One of the hardest challenges entrepreneurs face is making decisions in the face of highly uncertain and risky situations. Often, these decisions can make or break a product or even an entire business. Lucky founders get it right and make it big once. Successful, serial entrepreneurs know how make calculated bets and are smart about learning from their mistakes.
One of the tools used by great business minds is a simple two-by-two matrix which compares decisions and outcomes. This four box tool helps them learn from both successes and failures and make better choices in the future. Using this matrix prevents them from falling into the trap of thinking that all good outcomes are the product of good decisions and bad outcomes the product of bad decisions.
To illustrate, let's use the example of a simple wager on a single roll of one die. Assuming a six-sided die, the chance of any one number is one-in-six or about 16.6%. Let's look at the outcomes.
Good decision, good outcome
Say someone gave you the following bet: you have to pay $10 to play, and you get $20 if you roll a 1, 2, 3, 4, or 5, but you get nothing if you roll a 6. That leaves you a 5-in-6 chance of winning $10 and a 1-in-6 chance of losing $10. The total expected value is $6.67. It's a bet worth taking.
You roll a 3. Congratulations! You've won $10. You've made a good decision and had a good outcome. The decision was not very hard and the outcome fairly expected.
Bad decision, bad outcome
Now, let's take that same scenario and change the numbers. Say it costs $10 to play and you get $20 if you roll a 1 and lose if you roll anything else. The expected value is $-6.67. It's not a good bet, but you decide to play anyway.
You roll a 3 again and lose. It was neither a good decision nor a good outcome, and it was also not surprising.
Here is where is gets tricky...
Good decision, bad outcome
Let's go back to the first scenario: $10 to play, you win $20 if you roll a 1, 2, 3, 4, or 5. However this time, you roll a 6. You lose.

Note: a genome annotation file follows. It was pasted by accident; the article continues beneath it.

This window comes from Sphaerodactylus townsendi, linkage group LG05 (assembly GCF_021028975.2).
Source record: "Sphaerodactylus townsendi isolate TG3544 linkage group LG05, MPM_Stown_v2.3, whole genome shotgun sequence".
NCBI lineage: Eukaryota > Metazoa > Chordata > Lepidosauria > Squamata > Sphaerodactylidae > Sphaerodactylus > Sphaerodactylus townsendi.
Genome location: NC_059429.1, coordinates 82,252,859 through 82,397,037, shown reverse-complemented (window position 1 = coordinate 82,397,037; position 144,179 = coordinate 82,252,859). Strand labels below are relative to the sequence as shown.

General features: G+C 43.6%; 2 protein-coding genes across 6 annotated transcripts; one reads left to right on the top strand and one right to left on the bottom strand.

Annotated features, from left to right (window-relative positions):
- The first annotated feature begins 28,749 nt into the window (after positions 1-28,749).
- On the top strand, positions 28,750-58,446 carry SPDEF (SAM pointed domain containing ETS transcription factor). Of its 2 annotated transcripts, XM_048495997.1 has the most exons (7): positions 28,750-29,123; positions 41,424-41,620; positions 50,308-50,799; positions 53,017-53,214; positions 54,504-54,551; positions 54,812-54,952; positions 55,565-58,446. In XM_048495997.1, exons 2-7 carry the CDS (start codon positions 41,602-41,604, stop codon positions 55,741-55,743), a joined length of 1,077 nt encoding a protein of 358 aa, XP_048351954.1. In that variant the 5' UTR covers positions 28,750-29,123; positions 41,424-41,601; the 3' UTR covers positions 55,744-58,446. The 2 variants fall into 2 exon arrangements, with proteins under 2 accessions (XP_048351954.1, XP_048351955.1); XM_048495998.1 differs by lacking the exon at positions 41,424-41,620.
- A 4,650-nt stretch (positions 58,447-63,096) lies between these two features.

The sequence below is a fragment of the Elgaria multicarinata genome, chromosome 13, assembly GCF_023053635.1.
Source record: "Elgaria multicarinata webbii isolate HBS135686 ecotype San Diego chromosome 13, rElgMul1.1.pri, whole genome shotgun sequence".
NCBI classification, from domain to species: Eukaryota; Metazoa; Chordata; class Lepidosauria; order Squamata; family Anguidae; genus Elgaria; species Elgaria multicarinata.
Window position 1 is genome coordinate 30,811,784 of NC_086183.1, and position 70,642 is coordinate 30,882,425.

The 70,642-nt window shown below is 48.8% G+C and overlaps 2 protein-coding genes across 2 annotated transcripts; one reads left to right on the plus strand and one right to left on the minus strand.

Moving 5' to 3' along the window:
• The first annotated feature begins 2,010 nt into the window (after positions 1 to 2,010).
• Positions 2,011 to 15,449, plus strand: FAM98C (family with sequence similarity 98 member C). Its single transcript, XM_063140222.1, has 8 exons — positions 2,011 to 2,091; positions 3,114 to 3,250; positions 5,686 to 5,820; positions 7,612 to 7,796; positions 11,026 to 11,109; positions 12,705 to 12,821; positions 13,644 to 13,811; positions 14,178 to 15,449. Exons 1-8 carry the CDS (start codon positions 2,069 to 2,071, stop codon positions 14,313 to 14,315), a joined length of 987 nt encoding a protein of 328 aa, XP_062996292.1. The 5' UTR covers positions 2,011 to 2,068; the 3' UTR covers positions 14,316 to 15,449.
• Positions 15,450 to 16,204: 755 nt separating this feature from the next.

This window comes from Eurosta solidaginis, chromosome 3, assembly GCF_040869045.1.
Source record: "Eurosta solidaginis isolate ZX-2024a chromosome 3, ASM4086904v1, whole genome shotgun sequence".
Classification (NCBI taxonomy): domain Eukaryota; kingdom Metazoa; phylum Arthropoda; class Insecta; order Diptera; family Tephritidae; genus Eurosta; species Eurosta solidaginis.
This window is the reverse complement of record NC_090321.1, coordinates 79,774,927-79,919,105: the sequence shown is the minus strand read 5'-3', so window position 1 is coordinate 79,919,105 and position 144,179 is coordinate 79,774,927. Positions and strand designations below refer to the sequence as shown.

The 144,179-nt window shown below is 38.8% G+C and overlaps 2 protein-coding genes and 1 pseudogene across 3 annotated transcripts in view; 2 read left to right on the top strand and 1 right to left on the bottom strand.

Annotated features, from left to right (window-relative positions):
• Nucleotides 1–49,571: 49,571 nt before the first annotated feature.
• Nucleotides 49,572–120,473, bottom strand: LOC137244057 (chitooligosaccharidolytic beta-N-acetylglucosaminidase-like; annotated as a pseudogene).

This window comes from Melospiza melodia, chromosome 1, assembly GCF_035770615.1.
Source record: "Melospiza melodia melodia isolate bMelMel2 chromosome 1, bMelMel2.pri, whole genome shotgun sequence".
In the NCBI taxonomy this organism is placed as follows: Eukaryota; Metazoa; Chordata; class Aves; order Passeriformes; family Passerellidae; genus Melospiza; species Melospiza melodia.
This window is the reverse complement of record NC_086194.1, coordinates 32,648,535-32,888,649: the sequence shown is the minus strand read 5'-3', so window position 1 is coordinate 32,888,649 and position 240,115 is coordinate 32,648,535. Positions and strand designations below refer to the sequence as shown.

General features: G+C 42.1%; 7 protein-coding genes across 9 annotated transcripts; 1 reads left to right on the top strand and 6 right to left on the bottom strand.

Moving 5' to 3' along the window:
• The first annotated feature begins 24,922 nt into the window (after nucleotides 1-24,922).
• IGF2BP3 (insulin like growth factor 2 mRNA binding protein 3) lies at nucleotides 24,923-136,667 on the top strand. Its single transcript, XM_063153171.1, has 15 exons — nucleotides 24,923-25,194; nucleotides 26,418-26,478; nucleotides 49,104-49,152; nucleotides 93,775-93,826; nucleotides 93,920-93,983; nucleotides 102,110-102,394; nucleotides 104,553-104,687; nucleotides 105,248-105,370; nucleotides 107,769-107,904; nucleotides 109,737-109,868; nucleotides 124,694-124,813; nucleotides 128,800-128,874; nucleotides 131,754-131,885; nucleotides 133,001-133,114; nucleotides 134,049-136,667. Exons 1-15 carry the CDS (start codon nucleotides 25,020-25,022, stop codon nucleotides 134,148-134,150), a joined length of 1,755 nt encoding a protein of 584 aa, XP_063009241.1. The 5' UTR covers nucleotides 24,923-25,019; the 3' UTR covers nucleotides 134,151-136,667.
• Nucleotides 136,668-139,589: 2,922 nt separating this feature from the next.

Was it a bad decision? No, it was the right decision; the odds were in your favor. You just had a bad outcome. If that same exact situation came up again, you should take the bet and roll again. And you would probably win.
Bad decision, good outcome
Now, let's look at the second scenario: you take the bet at $10 to play and you win $20 if you roll a 1, but you lose if you roll anything else. Not a good bet, but you decide to play anyway.
You roll a 1. Winner! But was that a good decision? I would say no because the odds were against you. However, you had a good outcome. And therein lies the rub. The positive outcome would seem to suggest you made the right decision. Not so, you were lucky not smart.
Many times in business we end up with bad outcomes on good decisions and good outcomes on bad decisions. However if we fail to realize these types of situations, we risk taking away the wrong conclusions and making similar mistakes in the future. Skilled entrepreneurs learn how to reflect on decisions and outcomes and learn from those situations to decide if they made skilled decisions or just got lucky (or unlucky).
One of the best tools for developing this skill is a decision journal where you lay out your decisions, the options, your assessment of risk and probability, and then record the outcomes and reflect on your results. This allows you to see your bias, develop new skills for assessment, and clarify your goals for future decisions.
While real business decisions are much more complex than rolling dice, they often boil down to the estimated probability of two or more outcomes. Looking at possible options and likelihood of possible outcomes allows you to develop better strategies and make better decisions in the future.